The New York Times, in its continuing quest to print all the news that fits the narrative, has published an opinion piece by one Jill Filipovic title “The Pope’s Unforgiving Message of Forgiveness on Abortion.” In it, Ms. Filipovic tries very hard to convince the NY Times‘ loyal audience that Pope Francis reaching out to those guilty of abortion (whether the women themselves, those who caused them, or those who facilitated them) and telling them that God forgives, is somehow a very bad thing.
In a stunningly blatant example of what I talked about in a recent Catholic Geeks essay I called “Fatherhood is a Sexist Concept,” Ms. Filipovic goes on to describe how, because the Pope isn’t gung-ho for abortion, he’s denying women their womanhood; that by appealing to their humanity, the Church reduces them to mere human beings.
But I’m not going to fisk this one. Instead, I’m going to link to Scott Eric Alt’s excellent analysis of the opinion piece, showing where Filipovic’s tirade goes off the deep end, as well as where it merely goes off the rails. Here are some excerpts:
“But,” Ms. Filopovic insists, “mercy may actually be worse.” She will tell us why.
While the pope’s announcement has been hailed as evidence of the Church’s new, softer approach [No. This has not a thing to do with anything “new” or “soft”; it just speeds up a process that was already there.], it’s actually the latest example of the modern anti-abortion strategy: [Ms. Filipovic will not be pleased until the Church is pro-abortion.]: Portray women as victims who need to be protected from themselves with laws that restrict abortion rights.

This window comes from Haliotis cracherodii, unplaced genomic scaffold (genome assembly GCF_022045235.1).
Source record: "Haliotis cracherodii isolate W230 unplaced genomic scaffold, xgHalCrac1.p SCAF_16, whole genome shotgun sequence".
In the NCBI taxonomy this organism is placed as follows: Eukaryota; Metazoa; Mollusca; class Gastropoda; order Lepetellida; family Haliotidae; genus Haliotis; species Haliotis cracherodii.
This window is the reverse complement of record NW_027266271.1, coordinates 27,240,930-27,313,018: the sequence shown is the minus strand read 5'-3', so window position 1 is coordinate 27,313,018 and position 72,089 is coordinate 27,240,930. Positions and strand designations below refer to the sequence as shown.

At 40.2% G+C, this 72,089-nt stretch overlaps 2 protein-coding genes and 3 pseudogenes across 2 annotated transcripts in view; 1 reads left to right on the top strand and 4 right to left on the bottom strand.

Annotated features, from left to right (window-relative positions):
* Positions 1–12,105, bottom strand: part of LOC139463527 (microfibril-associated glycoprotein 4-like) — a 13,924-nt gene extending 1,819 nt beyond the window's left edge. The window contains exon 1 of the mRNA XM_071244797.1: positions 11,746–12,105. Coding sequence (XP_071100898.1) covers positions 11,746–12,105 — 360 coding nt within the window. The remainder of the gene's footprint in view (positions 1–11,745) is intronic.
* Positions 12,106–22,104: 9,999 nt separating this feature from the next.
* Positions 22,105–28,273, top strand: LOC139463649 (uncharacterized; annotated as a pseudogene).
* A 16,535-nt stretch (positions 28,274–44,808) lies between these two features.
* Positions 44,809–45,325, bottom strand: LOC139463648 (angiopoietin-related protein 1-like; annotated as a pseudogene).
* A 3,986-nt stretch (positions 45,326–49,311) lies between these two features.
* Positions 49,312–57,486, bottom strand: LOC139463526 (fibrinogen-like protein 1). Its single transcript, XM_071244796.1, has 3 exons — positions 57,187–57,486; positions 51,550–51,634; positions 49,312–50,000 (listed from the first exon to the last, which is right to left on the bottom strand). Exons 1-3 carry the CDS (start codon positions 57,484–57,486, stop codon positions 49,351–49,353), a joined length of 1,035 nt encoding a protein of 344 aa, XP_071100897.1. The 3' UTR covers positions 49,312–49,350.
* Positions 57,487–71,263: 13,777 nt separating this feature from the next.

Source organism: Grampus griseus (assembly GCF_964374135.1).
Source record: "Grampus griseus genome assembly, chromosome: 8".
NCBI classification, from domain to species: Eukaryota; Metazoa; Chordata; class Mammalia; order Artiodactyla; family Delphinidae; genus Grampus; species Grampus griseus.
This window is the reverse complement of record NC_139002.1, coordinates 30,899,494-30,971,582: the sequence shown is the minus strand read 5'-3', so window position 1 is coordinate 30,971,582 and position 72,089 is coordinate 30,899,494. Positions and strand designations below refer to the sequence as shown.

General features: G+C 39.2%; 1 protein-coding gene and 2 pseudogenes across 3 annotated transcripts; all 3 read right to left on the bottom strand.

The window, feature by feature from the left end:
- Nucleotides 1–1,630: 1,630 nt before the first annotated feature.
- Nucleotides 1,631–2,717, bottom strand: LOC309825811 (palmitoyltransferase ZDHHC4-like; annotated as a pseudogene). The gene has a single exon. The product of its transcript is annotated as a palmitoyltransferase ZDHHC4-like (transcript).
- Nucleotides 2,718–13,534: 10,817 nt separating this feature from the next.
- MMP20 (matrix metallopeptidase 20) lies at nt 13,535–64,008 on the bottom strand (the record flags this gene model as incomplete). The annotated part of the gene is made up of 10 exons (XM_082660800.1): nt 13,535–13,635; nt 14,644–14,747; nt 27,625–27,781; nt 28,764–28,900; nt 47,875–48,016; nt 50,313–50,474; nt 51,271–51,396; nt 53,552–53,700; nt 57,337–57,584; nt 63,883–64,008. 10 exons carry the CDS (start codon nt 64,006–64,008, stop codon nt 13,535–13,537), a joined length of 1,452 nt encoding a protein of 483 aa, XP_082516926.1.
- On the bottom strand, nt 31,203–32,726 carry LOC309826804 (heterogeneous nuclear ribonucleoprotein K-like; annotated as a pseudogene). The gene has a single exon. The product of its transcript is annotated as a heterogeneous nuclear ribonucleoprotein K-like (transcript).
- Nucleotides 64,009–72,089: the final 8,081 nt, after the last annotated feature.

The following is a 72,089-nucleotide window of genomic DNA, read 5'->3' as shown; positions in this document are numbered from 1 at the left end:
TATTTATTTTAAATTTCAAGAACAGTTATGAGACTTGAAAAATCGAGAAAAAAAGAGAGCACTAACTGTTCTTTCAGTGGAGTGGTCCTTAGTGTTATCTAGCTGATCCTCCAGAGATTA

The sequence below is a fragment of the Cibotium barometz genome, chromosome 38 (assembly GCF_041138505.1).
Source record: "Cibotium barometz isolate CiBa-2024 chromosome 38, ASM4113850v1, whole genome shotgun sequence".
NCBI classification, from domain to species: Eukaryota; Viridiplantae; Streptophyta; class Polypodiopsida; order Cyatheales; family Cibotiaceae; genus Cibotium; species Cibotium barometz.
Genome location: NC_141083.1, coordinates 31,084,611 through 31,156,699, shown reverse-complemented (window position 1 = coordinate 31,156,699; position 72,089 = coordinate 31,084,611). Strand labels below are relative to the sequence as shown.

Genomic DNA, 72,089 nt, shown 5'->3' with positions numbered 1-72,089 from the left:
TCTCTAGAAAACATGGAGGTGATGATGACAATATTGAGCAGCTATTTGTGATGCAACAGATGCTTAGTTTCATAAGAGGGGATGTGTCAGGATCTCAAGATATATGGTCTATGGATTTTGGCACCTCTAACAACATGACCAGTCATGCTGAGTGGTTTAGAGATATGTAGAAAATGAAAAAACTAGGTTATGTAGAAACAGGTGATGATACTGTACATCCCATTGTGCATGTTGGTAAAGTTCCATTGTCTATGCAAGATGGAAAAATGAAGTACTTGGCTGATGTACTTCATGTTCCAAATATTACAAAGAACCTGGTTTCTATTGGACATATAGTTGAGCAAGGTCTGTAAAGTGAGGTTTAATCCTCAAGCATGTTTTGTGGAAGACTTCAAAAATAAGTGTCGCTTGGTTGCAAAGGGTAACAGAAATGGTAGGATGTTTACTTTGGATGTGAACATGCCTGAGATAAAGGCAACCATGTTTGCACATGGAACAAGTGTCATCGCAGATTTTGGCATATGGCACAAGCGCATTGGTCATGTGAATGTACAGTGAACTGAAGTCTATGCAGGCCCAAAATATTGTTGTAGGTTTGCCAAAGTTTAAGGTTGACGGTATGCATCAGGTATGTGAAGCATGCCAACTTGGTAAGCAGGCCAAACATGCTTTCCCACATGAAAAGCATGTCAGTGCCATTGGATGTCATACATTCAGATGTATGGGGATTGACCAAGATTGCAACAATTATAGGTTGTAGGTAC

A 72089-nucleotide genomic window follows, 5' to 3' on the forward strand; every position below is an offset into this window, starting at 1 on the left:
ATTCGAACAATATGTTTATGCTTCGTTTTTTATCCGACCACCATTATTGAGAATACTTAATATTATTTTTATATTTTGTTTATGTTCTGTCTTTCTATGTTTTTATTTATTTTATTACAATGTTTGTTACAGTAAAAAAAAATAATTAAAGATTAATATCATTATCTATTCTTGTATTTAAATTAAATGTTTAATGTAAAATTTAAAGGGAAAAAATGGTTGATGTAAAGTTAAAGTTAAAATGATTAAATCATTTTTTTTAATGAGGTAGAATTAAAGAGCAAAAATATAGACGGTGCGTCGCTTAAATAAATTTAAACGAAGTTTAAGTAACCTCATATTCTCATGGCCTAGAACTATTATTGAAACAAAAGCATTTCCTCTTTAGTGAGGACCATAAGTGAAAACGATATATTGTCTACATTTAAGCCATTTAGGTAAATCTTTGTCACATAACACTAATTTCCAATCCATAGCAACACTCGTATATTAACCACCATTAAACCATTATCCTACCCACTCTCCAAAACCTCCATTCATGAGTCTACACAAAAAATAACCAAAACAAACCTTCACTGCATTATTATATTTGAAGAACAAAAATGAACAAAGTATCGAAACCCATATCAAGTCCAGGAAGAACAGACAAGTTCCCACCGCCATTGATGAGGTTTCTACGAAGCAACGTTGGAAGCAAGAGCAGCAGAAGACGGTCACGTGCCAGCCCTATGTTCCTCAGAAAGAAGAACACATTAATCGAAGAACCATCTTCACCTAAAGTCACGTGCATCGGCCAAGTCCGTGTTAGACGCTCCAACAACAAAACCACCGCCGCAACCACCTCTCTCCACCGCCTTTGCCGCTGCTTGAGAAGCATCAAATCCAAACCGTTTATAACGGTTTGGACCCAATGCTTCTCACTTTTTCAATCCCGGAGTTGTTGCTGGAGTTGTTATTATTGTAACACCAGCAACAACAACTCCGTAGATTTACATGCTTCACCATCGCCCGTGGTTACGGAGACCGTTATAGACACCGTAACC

Better to reign in hell than serve in heaven! How dare the pope tell women that killing their babies is wrong!
Indeed. There’s nothing worse to a good feminist atheist liberal than someone mentioning even the possibility of objective standards that might actually apply to them.
That, right there, is the problem that most people have with the Church — the feeling that something might be greater than they are, that someone might have standards that they don’t agree with. They’re fine with imposing their moral standards on others; but God — er, Something — forbid that Christians even speak of their own.
Well, I said that was the problem. Actually, it’s just one major problem. Alt goes on to point out another:
But I am confused here, since the pope’s decision says nothing about civil abortion law. It speeds up a procedural point of canon law, and stops there. Please try to stay on point, Ms. Filopovic.
Yes, that’s the other major problem, or perhaps a corollary to the first: the confusion of the rules of behavior for the faithful with the rules of behavior for a society that contains both the faithful and others. After all, this announcement has nothing to do with any woman who is not Catholic, and — as Mr. Alt points out — little to do with women or men who are.
I encourage you to continue reading Scott Eric Alt’s post, as it goes into detail yet remains easily-accessible to the general public. That makes it a very good resource to draw on for use in responding to Ms. Filipovic and her fellows as they continue to attack the Catholic Church for daring to have standards they don’t agree with.